Birbal born Mahesh Das or Raja Birbal, was a Saraswat Hindu Bhatt Brahmin advisor and main commander (Mukhya Senapati) of army in the court of the Mughal emperor, Akbar. He is mostly known in the Indian subcontinent for the folk tales which focus on his wit. Birbal was appointed by Akbar as a Minister (Mantri) and used to be a Poet and Singer in around 1556–1562. He had a close association with Emperor Akbar and was one of his most important courtiers, part of a group called the navaratnas (nine jewels). In February 1586, Birbal led an army to crush an unrest in the north-west Indian subcontinent where he was killed along with many troops in an ambush by the rebel tribe. He was the only Hindu to adopt Din-i Ilahi, the religion founded by Akbar. Birbal was one of the first officers to join Akbar’s court, possibly as early as 1556, when he was twenty-eight years old. He also had a naturally generous nature and all these traits combined—elegant repartee, largesse, and poetical talent—made Birbal the ideal Mughal courtier.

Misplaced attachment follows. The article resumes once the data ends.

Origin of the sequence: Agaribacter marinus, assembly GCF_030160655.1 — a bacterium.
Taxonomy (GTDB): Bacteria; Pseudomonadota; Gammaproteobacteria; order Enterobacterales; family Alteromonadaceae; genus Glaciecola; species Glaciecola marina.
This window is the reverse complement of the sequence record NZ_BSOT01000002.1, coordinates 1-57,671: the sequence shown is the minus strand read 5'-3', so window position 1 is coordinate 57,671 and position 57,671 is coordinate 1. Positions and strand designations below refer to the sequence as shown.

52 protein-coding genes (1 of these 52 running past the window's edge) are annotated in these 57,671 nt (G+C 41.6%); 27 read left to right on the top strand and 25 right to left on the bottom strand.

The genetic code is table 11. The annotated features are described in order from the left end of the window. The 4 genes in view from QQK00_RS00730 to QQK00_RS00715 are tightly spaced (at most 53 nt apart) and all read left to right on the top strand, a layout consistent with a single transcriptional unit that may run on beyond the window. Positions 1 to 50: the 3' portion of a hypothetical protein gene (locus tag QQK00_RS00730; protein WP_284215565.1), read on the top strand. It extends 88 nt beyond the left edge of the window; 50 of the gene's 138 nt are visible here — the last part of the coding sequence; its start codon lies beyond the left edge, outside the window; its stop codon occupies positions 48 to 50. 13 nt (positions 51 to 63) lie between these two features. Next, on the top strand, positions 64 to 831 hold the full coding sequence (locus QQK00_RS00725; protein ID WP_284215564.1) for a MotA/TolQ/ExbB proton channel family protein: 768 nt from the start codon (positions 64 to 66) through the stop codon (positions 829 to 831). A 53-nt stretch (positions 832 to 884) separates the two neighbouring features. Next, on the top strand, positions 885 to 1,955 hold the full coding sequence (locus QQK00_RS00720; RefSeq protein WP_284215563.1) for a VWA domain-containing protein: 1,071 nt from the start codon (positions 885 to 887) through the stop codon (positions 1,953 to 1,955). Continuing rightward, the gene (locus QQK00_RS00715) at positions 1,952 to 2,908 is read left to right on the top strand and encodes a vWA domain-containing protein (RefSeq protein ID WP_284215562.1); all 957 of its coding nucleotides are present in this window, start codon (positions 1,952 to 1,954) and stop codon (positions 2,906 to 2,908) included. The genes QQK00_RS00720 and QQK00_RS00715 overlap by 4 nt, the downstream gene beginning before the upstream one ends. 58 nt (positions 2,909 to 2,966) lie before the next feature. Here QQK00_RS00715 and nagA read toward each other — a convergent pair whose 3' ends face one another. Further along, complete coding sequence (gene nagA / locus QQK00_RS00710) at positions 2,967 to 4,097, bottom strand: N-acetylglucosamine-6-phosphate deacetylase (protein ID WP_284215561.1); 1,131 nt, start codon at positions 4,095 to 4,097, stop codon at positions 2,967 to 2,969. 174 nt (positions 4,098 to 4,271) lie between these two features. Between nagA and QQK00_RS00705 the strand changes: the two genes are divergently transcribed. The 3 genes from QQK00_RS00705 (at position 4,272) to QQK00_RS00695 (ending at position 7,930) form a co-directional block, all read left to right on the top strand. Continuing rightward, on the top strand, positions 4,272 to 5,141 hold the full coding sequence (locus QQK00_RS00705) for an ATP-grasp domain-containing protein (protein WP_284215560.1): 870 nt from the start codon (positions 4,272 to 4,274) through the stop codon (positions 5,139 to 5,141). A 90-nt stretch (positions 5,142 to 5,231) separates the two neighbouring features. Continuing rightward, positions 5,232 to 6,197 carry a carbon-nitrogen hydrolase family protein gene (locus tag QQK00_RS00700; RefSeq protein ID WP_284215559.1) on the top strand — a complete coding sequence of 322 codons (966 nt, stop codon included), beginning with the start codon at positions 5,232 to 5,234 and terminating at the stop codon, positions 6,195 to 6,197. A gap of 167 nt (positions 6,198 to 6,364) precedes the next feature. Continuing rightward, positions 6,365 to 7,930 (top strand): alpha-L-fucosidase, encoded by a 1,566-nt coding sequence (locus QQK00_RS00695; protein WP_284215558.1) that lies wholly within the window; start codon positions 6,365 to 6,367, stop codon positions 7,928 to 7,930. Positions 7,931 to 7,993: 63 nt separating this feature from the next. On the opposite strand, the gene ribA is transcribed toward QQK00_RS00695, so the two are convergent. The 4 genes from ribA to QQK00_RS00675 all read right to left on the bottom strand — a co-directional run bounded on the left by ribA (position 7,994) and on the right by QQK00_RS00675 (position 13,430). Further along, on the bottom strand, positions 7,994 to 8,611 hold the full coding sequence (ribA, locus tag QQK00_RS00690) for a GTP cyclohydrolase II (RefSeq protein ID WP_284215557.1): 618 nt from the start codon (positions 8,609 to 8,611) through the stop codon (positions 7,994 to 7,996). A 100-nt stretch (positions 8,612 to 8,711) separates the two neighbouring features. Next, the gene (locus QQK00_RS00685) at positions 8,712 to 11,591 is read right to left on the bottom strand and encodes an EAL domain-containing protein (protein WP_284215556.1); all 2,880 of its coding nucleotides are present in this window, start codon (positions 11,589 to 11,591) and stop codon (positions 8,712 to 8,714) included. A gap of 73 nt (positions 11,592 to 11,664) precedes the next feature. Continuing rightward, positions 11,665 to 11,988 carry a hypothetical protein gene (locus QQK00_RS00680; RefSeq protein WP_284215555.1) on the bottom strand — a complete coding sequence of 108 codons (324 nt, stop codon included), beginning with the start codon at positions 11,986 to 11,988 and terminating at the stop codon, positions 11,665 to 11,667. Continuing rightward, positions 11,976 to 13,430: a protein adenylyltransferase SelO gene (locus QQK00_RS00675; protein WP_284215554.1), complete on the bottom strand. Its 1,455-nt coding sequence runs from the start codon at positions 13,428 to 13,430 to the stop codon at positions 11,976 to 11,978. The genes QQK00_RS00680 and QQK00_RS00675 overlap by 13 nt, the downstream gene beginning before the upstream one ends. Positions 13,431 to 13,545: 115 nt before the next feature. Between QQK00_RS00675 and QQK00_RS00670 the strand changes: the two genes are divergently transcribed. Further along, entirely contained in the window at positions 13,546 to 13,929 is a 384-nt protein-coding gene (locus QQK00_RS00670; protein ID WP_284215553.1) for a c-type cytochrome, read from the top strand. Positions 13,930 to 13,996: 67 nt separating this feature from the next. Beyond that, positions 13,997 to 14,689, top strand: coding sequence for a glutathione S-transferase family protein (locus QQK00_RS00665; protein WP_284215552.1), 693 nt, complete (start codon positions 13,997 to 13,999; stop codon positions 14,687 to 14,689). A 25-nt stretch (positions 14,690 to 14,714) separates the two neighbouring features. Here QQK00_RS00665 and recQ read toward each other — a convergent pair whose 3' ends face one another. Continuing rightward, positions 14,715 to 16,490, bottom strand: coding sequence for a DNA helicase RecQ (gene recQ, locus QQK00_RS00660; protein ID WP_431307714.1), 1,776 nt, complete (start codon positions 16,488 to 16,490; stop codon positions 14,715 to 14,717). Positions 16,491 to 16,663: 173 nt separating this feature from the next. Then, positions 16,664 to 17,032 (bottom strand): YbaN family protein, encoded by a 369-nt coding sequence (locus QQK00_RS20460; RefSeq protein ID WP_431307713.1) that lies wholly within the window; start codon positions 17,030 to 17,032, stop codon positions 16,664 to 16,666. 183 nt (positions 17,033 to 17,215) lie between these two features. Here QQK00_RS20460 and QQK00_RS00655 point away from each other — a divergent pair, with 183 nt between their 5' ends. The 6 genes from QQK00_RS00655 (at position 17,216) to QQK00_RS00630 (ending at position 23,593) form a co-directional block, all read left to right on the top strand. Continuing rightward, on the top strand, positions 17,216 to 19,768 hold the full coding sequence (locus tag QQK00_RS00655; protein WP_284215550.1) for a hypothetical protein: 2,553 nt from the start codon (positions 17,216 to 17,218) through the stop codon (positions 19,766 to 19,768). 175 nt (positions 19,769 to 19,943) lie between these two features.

Local folk tales emerged primarily in 19th century involving his interactions with Akbar, portraying him as being extremely clever and witty. However, it is highly unlikely that they are true considering the strict court etiquette of the Mughals, which would not have tolerated outspoken attitude of anyone like Birbal, and these tales are not mentioned in any official Mughal document. As the tales gained popularity in India, he became even more of a semi-fictional legendary figure across the Indian subcontinent. These most probably fictional tales involve him outsmarting rival courtiers and sometimes even Akbar, using only his intelligence and cunning, often with giving witty and humorous responses and impressing Akbar.